• Provides program coordinators who work with students to ensure they have the learning materials, assignments, facilities, and faculty to get the most out of the program.
            • Over 50 campus locations nationwide.
            Good for Working Adults
            • Flexible Scheduling
            • Financial Aid
            • Transferable Credits
            5 Program(s) Found
            • Received the 2015 and 2013 “Cooking School of the Year” Award of Excellence from the International Association of Culinary Professionals (IACP).
            • Accredited by the Accrediting Commission of Career Schools and Colleges (ACCSC).
            • Externship opportunities are available at numerous famous New York City restaurants.
            • Campus is located near downtown Manhattan, within walking distance of many popular attractions such as the Radio City Music Hall.
            Show more [+]
            Good for Working Adults
            • Flexible Scheduling
            • Financial Aid
            4 Program(s) Found
            • Hands-on culinary education with focused attention on each student
            • An ACCSC School of Excellence with multiple “Best Vocational Cooking School” awards*
            • 15,000 graduates, including celebrities like Bobby Flay, David Chang, and Christina Tosi*
            • Programs in Culinary Entrepreneurship, Professional Culinary Arts, Professional Pastry Arts, and much more
            • Campuses in New York and Silicon Valley with nearby housing available
            Show more [+]
            2 Program(s) Found
            • Students get real-world experience through the required externship at the end of the program.
            • Curriculum includes laboratory sessions, academic preparation and hands-on experience.
            • Program objectives are to provide students with skills needed for cooking wholesome, attractive, food preparations and to assist graduates in obtaining positions in the food service industry.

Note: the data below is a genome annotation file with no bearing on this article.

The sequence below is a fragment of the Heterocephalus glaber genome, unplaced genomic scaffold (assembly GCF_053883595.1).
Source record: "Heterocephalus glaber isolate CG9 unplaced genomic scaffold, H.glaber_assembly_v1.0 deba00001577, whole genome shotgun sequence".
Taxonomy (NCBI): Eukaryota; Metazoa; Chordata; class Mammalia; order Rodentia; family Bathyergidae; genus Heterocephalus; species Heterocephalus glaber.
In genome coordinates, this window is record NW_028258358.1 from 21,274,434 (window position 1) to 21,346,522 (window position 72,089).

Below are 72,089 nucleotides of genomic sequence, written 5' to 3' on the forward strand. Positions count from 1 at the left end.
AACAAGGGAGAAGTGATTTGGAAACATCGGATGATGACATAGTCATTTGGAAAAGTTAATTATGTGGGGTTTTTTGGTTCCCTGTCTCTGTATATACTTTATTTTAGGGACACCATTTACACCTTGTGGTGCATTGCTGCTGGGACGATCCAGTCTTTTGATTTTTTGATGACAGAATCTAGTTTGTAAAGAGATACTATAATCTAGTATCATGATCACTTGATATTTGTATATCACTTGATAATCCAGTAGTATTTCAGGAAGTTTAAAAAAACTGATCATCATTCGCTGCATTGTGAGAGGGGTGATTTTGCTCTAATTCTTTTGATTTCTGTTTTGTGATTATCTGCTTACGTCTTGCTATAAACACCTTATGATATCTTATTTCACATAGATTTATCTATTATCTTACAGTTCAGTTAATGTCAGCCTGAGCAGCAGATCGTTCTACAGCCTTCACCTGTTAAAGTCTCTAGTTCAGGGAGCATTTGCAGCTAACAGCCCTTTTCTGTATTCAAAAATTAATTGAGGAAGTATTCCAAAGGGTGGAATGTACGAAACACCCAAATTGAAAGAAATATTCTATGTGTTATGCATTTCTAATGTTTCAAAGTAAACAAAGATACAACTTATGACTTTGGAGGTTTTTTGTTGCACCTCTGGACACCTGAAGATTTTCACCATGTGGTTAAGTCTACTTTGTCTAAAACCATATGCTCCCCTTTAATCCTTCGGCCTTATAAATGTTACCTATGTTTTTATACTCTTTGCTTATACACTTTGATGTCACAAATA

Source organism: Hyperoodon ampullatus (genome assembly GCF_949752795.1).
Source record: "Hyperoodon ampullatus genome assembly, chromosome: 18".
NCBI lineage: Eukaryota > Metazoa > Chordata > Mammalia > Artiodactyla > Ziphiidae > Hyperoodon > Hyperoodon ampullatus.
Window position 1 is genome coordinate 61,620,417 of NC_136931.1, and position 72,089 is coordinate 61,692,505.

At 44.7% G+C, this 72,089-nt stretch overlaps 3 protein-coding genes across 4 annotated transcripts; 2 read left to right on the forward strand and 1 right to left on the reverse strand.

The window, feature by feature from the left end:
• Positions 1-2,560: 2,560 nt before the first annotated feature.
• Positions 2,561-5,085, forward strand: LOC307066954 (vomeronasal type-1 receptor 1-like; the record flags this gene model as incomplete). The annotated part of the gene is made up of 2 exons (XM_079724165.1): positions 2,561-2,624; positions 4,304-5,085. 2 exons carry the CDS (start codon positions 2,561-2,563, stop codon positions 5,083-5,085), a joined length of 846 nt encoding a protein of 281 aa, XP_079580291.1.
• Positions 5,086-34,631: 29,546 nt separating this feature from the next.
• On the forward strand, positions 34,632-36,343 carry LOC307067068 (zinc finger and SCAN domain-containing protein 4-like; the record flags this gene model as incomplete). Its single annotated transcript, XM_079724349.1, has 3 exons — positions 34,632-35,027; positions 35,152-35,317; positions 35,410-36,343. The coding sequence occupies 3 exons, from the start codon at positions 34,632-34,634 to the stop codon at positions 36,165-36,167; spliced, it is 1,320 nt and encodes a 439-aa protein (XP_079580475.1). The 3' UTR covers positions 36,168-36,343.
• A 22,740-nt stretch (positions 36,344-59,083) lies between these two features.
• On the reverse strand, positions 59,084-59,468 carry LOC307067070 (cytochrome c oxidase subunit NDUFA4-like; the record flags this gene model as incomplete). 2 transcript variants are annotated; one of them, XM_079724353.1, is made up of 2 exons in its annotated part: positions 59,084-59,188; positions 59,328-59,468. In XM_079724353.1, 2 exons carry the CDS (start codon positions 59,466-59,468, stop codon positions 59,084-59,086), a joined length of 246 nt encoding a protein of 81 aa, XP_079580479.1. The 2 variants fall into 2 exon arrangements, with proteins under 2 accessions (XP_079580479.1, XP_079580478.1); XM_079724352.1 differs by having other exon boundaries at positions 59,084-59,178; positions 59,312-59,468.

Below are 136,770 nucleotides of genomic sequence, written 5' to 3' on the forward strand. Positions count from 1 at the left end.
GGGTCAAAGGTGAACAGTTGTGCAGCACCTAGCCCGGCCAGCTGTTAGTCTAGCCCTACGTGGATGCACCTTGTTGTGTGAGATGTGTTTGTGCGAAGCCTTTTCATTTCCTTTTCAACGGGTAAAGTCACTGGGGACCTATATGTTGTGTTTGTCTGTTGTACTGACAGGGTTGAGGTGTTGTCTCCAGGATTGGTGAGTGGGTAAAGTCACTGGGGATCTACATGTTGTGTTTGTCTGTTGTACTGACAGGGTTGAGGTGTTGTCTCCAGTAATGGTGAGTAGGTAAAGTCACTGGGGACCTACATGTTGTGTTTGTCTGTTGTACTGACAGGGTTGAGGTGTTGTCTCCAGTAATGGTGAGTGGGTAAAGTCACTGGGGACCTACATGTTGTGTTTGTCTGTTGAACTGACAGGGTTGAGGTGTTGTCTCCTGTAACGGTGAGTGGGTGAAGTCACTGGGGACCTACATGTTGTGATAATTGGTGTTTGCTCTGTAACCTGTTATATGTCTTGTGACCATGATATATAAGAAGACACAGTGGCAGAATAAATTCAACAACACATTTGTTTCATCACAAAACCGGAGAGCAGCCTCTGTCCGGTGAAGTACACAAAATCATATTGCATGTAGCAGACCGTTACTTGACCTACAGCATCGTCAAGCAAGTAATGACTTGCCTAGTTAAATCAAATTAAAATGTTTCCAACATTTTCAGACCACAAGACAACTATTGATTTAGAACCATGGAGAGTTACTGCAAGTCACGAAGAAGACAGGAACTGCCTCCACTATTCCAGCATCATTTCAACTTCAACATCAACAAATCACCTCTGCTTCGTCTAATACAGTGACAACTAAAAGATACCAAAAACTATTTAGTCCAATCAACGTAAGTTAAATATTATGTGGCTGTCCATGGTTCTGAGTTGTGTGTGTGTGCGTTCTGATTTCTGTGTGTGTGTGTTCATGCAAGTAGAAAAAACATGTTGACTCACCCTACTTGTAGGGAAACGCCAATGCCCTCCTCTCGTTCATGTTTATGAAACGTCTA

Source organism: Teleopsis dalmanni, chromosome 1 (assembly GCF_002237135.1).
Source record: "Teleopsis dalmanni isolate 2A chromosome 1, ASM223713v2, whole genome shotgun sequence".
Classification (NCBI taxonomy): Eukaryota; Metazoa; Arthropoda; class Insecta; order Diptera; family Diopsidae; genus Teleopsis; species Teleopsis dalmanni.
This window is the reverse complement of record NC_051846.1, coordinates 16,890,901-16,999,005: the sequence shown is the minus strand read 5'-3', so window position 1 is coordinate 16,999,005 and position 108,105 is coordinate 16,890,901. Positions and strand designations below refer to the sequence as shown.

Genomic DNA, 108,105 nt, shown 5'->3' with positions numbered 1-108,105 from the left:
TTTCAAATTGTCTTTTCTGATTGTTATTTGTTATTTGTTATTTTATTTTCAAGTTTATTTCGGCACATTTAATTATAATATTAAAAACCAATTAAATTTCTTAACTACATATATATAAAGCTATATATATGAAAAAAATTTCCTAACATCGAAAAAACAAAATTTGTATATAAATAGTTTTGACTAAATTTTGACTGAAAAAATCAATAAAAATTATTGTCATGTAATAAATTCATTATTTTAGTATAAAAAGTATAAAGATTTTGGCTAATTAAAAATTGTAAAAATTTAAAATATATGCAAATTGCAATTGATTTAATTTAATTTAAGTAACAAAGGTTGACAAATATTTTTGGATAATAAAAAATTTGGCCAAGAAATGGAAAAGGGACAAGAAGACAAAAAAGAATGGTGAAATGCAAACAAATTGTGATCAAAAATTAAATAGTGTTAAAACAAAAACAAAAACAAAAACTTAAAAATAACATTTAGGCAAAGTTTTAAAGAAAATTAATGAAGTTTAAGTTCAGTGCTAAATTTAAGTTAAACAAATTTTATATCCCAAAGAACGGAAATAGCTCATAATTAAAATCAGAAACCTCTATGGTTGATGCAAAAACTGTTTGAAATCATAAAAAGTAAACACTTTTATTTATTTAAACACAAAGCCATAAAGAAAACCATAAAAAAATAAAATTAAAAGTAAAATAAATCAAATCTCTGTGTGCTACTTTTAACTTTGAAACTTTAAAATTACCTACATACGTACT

• Accredited by the American Culinary Federation (ACF).
            • Has campuses in Melbourne, Sarasota, and Tallahassee, Florida
            Show more [+]
            2 Program(s) Found
            • Ranked among the Best Colleges in the South in 2015 by U.S. News and World Report.
            • Ranked the 13th  Best College for Veterans in 2015 by U.S. News and World Report.
            • A private institution founded in 1977 with a current total undergraduate enrollment of over 15,00.
            • Its student-faculty ratio is 12:1, and 89.3% of classes have fewer than 20 students.
            • Has students attend one class at a time to ensure easy access to faculty and a more hands-on education.
            Show more [+]
            4 Program(s) Found
            The Chef's Academy , Morrisville
            • Listed on the 2013 President’s Higher Education Community Service Honor Roll by the Corporation for National and Community Service (CNCS).
            • Offers intern and externship placement assistance for real-world experience.
            • Offers programs in culinary arts, pastry arts, and hospitality & restaurant management.
            • Accredited by the American Culinary Federation Education Foundation (ACFEF).
            • 2 campus locations in Indianapolis, Indiana and Morrisville, North Carolina.
            Show more [+]
            4 Program(s) Found
            • Gives students the opportunity to earn their associate’s degree in the culinary arts field in less than 15 months or bachelor’s degree in the food service management field in 2.5 years through their year-round schedule.
            • Located in Norfolk and Newport News, Virginia.
            • Offers externship experiences to students for experience in the field.
            • Hosts regular career fairs for employer recruitment.
            • Has student housing available.
            • Accredited by the Commission on Colleges of the Southern Association of Colleges and Schools (SACSCOC).
            Show more [+]
            SPEAK TO AN ADVISOR 1.844.285.6104